Since I arrived in Dublin for my second semester abroad, I had a feeling that this time around would be very different. When you jump into a semester abroad, there is so much to get used to: a new culture, school, accent or language, currency, and overall lifestyle. Whether you travel every weekend or just stay put in your host city, you will inevitably be transformed throughout the four months. I have found it difficult to pin point exactly what is so incredible about an experience until I’ve stepped away from it for a bit. We are now over two months into this IES Abroad program, and I’m feeling very much at home in Dublin. I effortlessly adjusted to life in this city. I didn’t have to learn a new language, everyone has been so welcoming, and Trinity College has been an absolute dream to call my school.
My first semester abroad In London and Lancaster, England was an affiliated program through my college. I had always dreamed of studying in England after becoming more and more passionate about my English major. I also found England to be an easy country to adapt to as an American. Now over a year after my first semester abroad, I’m starting to realize that the experience was too easy. Roughly 40 students from my college went to this program which meant that I didn’t have to work very hard to meet new people. Even though I only knew a handful of people well, I still had the comfort of 40 Gettysburg students at this new school. I passed everyone on a daily basis on my way to class. Everyone generally stuck together with travel plans and we all made an effort to cook our meals together.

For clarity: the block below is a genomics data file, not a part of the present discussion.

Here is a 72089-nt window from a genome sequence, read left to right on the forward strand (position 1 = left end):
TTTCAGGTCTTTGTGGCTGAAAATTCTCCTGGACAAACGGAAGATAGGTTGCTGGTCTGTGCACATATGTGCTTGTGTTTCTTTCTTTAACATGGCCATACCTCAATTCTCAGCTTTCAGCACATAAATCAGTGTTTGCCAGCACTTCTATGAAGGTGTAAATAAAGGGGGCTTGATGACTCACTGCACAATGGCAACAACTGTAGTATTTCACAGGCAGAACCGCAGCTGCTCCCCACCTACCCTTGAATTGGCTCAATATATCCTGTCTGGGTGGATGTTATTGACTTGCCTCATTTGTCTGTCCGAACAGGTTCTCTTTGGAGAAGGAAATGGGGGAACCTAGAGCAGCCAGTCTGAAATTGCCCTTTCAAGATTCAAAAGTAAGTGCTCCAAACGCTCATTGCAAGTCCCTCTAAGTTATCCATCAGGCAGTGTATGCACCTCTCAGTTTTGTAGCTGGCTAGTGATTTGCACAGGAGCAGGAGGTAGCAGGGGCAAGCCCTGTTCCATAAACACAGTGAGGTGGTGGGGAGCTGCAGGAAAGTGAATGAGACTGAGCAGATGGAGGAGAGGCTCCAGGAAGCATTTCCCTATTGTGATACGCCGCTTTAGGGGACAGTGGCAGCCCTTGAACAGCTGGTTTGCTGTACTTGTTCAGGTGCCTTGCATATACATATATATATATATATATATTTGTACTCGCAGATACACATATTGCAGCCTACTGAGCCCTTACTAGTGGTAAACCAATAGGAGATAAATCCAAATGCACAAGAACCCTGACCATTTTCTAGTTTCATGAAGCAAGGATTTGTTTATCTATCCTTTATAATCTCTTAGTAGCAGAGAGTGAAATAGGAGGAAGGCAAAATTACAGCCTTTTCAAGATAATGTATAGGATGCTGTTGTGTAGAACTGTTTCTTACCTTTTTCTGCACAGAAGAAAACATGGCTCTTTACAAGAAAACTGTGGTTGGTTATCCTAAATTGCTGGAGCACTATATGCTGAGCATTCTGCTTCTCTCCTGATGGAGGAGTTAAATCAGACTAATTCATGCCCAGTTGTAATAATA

Applying and being accepted to an unaffiliated program from my college was an exciting step for me. I knew I wanted to study abroad a second time during my senior year and even more so to study abroad in Dublin. Being an unaffiliated program meant I was going entirely on my own. I’ve been the “new kid” plenty of times before, but for some reason I was worried this semester wouldn’t add up to my first semester. I was so wrong…
Now that I’ve had the chance to step back and compare my two semesters abroad, I’ve become so incredibly appreciative of what IES Abroad has been able to do for me. I have been welcomed into a new community of students and professional staff. I have actually made new (yes new!!) friends! I was worried that I wouldn’t find a group of people that understood my adventurous and enthusiastic personality, but I soon learned that everyone was in the same position as me. Everyone was looking for new friends, which made the process so much easier.
I appreciated the help that IES Abroad provided. We weren’t dropped off at our accommodations and left to fend for ourselves. The support has been endless, and I’m continually comforted that the help is there if I need it.
Lastly, I’m continually pinching myself that I get to call Trinity College my school for the semester. The emotions I feel when I walk through the front gates everyday are indescribable. How cool it is that my school is one of the biggest tourist attractions in the city?!
Now that I am more than halfway done with my second semester abroad, I have had the chance to really assess what makes a successful experience. If you’re questioning whether or not to go through a program that is affiliated with your school or nervous that you won’t know anyone, I hope to ease you that being uncomfortable in the beginning is entirely normal. Today I am so grateful for the new friends that I have made from across the United States and the program that has made this all possible. My second semester abroad has been better than I could have imagined and that is all due to the fact that I took a leap.
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<p>I am always on the go, whether I am traveling, exploring new cafes in New York, or covering events throughout Long Island for my internship with Hamptons.com. I find so much joy in new experiences and ultimately think my passion for travel has helped me become the person I am today.</p>